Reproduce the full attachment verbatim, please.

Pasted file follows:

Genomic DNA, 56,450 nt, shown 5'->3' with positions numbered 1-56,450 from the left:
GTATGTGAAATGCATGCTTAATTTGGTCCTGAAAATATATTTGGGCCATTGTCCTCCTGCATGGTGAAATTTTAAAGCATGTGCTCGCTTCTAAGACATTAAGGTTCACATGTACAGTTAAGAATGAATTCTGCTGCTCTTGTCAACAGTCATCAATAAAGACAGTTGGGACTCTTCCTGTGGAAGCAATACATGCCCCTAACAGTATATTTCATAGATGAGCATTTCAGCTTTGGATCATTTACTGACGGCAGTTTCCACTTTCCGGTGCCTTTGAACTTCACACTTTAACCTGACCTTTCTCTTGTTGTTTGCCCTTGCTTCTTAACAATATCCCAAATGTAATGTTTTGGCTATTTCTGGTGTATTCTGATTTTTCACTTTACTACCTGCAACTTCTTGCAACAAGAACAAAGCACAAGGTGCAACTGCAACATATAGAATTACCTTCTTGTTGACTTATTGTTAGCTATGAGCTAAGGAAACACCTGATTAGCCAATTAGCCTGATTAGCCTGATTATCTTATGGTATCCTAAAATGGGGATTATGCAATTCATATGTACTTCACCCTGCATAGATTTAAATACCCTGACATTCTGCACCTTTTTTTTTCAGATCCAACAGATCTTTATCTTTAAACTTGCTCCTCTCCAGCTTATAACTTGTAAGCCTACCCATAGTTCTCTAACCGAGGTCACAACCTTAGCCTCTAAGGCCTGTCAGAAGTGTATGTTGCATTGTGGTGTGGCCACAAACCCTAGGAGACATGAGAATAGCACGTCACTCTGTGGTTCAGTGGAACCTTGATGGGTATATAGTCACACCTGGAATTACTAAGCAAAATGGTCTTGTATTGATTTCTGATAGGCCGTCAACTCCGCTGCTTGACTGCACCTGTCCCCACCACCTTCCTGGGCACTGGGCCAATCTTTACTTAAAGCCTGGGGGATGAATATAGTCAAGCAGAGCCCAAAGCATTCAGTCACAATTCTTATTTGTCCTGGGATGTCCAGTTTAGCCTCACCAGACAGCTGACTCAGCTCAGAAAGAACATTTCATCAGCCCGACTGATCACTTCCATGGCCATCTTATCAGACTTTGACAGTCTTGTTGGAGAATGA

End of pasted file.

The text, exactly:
Genomic DNA, 56,450 nt, shown 5'->3' with positions numbered 1-56,450 from the left:
GTATGTGAAATGCATGCTTAATTTGGTCCTGAAAATATATTTGGGCCATTGTCCTCCTGCATGGTGAAATTTTAAAGCATGTGCTCGCTTCTAAGACATTAAGGTTCACATGTACAGTTAAGAATGAATTCTGCTGCTCTTGTCAACAGTCATCAATAAAGACAGTTGGGACTCTTCCTGTGGAAGCAATACATGCCCCTAACAGTATATTTCATAGATGAGCATTTCAGCTTTGGATCATTTACTGACGGCAGTTTCCACTTTCCGGTGCCTTTGAACTTCACACTTTAACCTGACCTTTCTCTTGTTGTTTGCCCTTGCTTCTTAACAATATCCCAAATGTAATGTTTTGGCTATTTCTGGTGTATTCTGATTTTTCACTTTACTACCTGCAACTTCTTGCAACAAGAACAAAGCACAAGGTGCAACTGCAACATATAGAATTACCTTCTTGTTGACTTATTGTTAGCTATGAGCTAAGGAAACACCTGATTAGCCAATTAGCCTGATTAGCCTGATTATCTTATGGTATCCTAAAATGGGGATTATGCAATTCATATGTACTTCACCCTGCATAGATTTAAATACCCTGACATTCTGCACCTTTTTTTTTCAGATCCAACAGATCTTTATCTTTAAACTTGCTCCTCTCCAGCTTATAACTTGTAAGCCTACCCATAGTTCTCTAACCGAGGTCACAACCTTAGCCTCTAAGGCCTGTCAGAAGTGTATGTTGCATTGTGGTGTGGCCACAAACCCTAGGAGACATGAGAATAGCACGTCACTCTGTGGTTCAGTGGAACCTTGATGGGTATATAGTCACACCTGGAATTACTAAGCAAAATGGTCTTGTATTGATTTCTGATAGGCCGTCAACTCCGCTGCTTGACTGCACCTGTCCCCACCACCTTCCTGGGCACTGGGCCAATCTTTACTTAAAGCCTGGGGGATGAATATAGTCAAGCAGAGCCCAAAGCATTCAGTCACAATTCTTATTTGTCCTGGGATGTCCAGTTTAGCCTCACCAGACAGCTGACTCAGCTCAGAAAGAACATTTCATCAGCCCGACTGATCACTTCCATGGCCATCTTATCAGACTTTGACAGTCTTGTTGGAGAATGA